Some may see Carkner's job more threatened by incoming rookies like Jared Cowen and David Rundblad, but it's important to remember that just because us armchair coaches already have them penciled into the lineup doesn't mean they will actually make it. And if they do, it's more likely that Filip Kuba would be the casualty and not Carkner. If Kuba comes back and totally reverses his recent decline, then maybe Carkner ends  up sitting more often. I'm just not sure that's really in the cards. Even if Carkner is your seventh guy, it's a hell of a lot better than having Brian Lee as your black ace.
There are certainly guys in danger of losing their jobs this year, but to me their names are Kuba and Lee. I don't see Jesse Winchester or Peter Regin losing their spots just yet at the forward ranks. In fact, I'm picking Regin as the comeback player of the year. I stand by my view that Regin could be the next David Krejci. He had a sophomore slump. So have 500 other NHL players over the years.
But here we go again. It's early July and already people are panicking and ingesting rat poison.  There's a long time to go without hockey. Let's try and act like normal human beings for at least a few months.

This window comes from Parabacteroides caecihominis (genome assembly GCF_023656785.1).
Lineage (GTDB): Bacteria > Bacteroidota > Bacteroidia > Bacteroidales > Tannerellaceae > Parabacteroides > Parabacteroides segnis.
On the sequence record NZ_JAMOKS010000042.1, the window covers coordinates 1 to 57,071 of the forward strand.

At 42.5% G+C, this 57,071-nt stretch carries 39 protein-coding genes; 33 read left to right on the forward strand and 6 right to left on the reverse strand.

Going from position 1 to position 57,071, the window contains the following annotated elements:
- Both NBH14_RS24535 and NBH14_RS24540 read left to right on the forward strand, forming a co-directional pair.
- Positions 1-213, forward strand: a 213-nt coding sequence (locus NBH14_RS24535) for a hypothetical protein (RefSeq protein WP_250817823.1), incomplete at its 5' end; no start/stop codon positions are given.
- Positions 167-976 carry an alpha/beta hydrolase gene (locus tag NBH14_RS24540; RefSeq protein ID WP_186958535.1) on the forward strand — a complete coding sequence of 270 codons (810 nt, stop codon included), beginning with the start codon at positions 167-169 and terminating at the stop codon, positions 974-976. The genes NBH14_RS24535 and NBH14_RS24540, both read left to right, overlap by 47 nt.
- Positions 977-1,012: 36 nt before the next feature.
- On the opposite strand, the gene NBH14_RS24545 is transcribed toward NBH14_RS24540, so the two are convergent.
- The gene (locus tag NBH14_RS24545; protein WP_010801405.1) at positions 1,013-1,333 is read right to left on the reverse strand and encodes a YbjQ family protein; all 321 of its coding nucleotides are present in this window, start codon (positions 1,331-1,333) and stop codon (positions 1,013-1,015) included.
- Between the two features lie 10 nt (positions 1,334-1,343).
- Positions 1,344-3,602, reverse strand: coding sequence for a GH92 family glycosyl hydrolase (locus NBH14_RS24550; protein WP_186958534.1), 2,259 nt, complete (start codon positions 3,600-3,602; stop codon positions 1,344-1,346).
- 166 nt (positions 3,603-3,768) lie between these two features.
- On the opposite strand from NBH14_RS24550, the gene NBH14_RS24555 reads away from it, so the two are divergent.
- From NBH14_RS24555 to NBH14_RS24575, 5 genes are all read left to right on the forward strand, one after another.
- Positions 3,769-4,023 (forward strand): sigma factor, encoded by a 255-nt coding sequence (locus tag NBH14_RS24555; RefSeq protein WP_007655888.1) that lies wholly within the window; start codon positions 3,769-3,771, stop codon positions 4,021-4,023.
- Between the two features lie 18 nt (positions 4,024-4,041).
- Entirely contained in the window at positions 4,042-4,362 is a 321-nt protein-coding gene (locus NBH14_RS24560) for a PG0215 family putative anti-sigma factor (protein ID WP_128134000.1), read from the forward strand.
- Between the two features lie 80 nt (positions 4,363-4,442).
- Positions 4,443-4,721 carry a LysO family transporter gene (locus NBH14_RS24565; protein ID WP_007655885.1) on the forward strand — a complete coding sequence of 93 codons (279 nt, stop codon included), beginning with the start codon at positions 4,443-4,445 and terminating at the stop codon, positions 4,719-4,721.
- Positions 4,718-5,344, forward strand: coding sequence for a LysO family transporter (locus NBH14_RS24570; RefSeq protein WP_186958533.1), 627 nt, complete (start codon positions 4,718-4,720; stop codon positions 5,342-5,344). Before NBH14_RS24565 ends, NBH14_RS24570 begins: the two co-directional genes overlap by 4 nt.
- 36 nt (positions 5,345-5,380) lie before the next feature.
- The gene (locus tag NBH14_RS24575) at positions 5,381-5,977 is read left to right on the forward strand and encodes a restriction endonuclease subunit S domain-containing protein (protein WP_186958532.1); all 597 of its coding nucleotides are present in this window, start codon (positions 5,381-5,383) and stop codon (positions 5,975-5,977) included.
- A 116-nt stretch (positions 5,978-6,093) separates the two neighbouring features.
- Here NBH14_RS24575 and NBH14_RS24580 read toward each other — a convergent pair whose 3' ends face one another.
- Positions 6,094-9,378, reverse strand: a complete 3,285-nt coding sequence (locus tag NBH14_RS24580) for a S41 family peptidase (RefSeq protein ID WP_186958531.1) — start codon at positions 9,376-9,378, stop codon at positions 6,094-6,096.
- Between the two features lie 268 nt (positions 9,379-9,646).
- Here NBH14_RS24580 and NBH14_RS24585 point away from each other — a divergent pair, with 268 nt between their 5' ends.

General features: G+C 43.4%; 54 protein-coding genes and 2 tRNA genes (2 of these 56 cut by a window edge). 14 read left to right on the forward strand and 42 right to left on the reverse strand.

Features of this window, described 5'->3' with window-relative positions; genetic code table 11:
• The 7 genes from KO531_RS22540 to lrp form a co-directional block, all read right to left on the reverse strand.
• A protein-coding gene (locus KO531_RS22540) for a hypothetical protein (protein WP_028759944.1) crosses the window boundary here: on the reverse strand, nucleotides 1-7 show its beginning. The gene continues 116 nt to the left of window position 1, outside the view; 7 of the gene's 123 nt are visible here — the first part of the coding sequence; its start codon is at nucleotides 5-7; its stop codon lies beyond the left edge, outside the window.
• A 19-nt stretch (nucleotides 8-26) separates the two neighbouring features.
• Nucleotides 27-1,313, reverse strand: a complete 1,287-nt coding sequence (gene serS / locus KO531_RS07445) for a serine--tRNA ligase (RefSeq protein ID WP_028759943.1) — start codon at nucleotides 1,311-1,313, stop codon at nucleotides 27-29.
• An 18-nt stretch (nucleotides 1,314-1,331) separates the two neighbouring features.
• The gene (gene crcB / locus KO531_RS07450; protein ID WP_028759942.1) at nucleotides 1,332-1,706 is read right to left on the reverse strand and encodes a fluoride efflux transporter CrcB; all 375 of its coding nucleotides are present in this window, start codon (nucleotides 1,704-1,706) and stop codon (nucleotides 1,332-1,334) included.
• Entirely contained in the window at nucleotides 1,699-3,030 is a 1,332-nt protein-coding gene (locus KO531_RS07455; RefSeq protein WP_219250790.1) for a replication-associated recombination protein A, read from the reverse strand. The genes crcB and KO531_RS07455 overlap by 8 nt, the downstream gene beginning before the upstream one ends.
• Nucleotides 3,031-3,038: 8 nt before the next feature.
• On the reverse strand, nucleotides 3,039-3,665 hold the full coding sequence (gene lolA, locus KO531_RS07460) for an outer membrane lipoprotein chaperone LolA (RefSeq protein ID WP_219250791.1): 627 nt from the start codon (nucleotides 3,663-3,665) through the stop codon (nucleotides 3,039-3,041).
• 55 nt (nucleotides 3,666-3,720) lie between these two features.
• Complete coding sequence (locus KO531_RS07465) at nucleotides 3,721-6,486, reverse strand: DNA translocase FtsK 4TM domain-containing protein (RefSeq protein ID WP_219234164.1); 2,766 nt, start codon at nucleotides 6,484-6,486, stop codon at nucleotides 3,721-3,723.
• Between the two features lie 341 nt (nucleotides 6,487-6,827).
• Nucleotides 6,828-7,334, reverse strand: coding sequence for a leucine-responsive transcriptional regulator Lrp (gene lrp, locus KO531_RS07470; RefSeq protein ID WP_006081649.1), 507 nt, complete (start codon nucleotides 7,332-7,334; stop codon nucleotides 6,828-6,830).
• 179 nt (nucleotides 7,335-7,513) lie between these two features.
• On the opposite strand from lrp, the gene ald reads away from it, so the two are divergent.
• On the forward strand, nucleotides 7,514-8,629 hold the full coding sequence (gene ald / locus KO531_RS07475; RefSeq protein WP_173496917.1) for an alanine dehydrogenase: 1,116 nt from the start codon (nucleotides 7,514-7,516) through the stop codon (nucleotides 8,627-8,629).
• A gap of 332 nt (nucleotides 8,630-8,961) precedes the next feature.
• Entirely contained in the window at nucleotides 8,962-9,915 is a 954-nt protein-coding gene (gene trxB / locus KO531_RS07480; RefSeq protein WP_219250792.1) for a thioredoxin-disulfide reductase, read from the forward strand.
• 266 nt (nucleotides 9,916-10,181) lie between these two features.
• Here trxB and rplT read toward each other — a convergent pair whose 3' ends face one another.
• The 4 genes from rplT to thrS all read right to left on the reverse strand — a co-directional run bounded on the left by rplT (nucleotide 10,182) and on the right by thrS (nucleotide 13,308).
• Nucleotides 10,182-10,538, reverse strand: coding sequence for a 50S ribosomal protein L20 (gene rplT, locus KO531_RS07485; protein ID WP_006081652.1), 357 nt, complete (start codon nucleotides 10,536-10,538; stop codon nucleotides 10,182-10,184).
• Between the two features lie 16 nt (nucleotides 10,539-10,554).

Anonymous said...

Well said, Jeremy.

I swear, sometimes the reactions of my fellow Sens' fans is downright embarrassing. Regardless of what people like to think, the GMs and coaches are paid good money to run the team simply because THEY KNOW WHAT THEY'RE DOING!

I played pretty competitive hockey, making it as far as AAA as a kid and young teen, and later in Junior 'A', but I don't presume to know more about hockey than a guy who's been involved in the league for as long as BM has, or a guy like Tim M. who has been groomed since conception to become a GM one day.

Let's just let these guys do their jobs, and cheer for whatever the on-ice product looks like in October.


Anonymous said...

well said .. I just don't think people should be down much on Kuba and Lee. Seeing what happened on the free agent front, these guys can be tradable..

Peter Raaymakers said...

Two things:

1. I think people in the Ottawa market, in general, have developed a preference for skilled hockey rather than tough hockey because it was so exciting when Ottawa had a skilled team in the mid-2000s. Alfredsson, Spezza, Hossa, Havlat, Redden at the time... these were dynamic players that lifted us out of our seats because of their play with the gloves on. That's not to say there's anything wrong with more physical hockey, nor that there's anything wrong with people who prefer more physical hockey, just that there's a difference of opinion. Just because the Bruins beat the Canucks this season doesn't mean physical hockey is the way to win; two of the six Stanley Cup winners post-lockout have been what I'd classify 'tough' teams, while the other four were mostly built on skill. In different years and different situations, different teams win.